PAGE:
Using Kotlin DSL For Gradle

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Using Kotlin DSL For Gradle

If you’re an Android developer then you’ve undoubtedly worked in the build.gradle file.  And you’ve undoubtedly wanted to throw things at your computer when it didn’t work as intended.  It’s a file (2 actually) essential to your app’s well being, but it’s written in Groovy which pretty much no one knows well.

This has created frustration for countless users when they can’t compile things correctly.  Thankfully there’s a better way, and as with most things Android the answer is Kotlin!

Kotlin Instead of Groovy:

Gradle recently released version 5.0, and along with this comes Gradle Kotlin DSL v1.0.  This is what lets us write our Gradle build scripts in Kotlin.  But before doing so we should ask if this is even a good idea.  Why would we want to write our build scripts in Kotlin?  Well for starters Groovy is a dynamically typed language (type is associated with run-time variables).  This means that it’s tough for Android Studio to warn you about much until after the script is already running.  Kotlin on the other hand is statically typed, so lots of bugs can be checked by the compiler before the script is ever run.

Along with this check comes autocomplete.  Android Studio will be able to suggest common method names and variables to you the way it already does in Kotlin or Java files you type in.  Couple this with the comfort that you already (hopefully) have with Kotlin, and it’s an instant improvement.

Prepping for the Leap:

So we’ve decided it may be worth looking into. What’s the first step? Step 1 setting yourself up to make the transition less painful.  Certain things are allowed in Groovy that aren’t in Kotlin, so if we make those conversions in the plain text, then converting the file will be easier.  One of these “things” is quotation marks. Groovy uses single quotations a lot, but those aren’t allowed in Kotlin.  So step one is replacing any single quotation marks you have with doubles.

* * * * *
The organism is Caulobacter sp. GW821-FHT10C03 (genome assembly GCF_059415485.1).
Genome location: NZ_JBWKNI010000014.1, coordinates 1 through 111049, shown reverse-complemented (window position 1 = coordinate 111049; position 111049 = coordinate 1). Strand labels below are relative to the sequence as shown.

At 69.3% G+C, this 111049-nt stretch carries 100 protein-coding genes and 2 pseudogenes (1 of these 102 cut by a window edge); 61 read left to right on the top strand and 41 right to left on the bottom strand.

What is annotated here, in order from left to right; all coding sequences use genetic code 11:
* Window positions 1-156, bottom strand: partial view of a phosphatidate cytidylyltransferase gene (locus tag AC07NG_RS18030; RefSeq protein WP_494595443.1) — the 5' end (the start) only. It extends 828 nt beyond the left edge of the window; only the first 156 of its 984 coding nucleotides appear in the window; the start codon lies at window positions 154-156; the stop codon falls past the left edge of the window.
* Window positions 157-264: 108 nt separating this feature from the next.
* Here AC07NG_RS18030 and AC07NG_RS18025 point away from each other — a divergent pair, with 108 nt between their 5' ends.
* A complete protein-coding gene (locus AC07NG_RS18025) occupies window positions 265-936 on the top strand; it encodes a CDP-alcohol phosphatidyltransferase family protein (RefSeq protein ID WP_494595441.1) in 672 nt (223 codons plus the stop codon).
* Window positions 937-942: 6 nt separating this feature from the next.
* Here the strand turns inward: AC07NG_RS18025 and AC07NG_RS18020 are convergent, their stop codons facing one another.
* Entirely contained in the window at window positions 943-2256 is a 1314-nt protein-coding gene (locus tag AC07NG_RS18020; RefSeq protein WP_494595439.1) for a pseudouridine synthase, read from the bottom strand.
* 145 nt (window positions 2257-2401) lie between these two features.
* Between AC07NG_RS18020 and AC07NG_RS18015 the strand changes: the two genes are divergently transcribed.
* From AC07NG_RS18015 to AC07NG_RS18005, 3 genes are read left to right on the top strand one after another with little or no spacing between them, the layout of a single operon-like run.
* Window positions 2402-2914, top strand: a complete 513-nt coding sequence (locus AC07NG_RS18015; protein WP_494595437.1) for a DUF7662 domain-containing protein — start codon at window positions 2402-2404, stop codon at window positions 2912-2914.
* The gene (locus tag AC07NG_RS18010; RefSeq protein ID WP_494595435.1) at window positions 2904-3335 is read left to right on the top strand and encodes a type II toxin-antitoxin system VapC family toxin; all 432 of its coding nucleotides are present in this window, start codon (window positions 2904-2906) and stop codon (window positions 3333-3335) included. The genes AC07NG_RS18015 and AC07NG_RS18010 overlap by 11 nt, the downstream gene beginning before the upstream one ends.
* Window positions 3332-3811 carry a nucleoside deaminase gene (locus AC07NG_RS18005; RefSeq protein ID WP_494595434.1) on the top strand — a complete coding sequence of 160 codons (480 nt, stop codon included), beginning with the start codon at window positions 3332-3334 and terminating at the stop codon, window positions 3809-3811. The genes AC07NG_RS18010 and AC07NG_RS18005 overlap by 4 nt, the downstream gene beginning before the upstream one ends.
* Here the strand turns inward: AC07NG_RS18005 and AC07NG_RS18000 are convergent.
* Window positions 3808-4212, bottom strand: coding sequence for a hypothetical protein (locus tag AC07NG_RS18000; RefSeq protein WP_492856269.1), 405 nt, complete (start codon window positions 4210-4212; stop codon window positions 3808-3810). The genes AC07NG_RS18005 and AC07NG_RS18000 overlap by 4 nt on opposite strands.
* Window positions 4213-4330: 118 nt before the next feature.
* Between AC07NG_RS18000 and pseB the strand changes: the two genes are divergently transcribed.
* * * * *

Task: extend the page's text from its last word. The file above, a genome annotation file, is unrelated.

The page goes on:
Next you should make sure that your “apply plugin” uses are replaced with the plugin DSL block.  This is one plugin block that should encompass all of the plugins your project is using.  When your done here’s an example of what your plugins should look like:

There are unfortunately some limitations with this new plugin though, so if you encounter errors it is possible to still use the legacy plugin.

The final thing you’ll need to do is assign variables and call methods.  What I mean by this is that since Groovy doesn’t require you to explicitly write the = when declaring a variable or the () when running a method, these changes need to be made for Kotlin.  Here are a few examples:

Taking The Leap:

Ok, now we’ve made our prep changes, so hopefully things go smoothly with the actual changes.  We have three files we need to rename to include .kts. Our two build.gradle files now become build.gradle.kts, and our settings.gradle file should become settings.gradle.kts.  Rename these files and try to compile the project. Fingers crossed nothing erroneous pops up, and if that’s the case then congratulations you officially have a project running on Kotlin DSL!

These are just the basics, and I’m sure if your project is complex at all there will be a few more jumps in the process to Kotlin.  If that’s the case Gradle has documentation on their website that helps walk through how to go about some of these common changes.  I’d highly recommend checking them out if you feel lost.  And if you don’t need them, then your app should run just fine now, and any time you make changes to Gradle you can do so in Kotlin.

 

 

 

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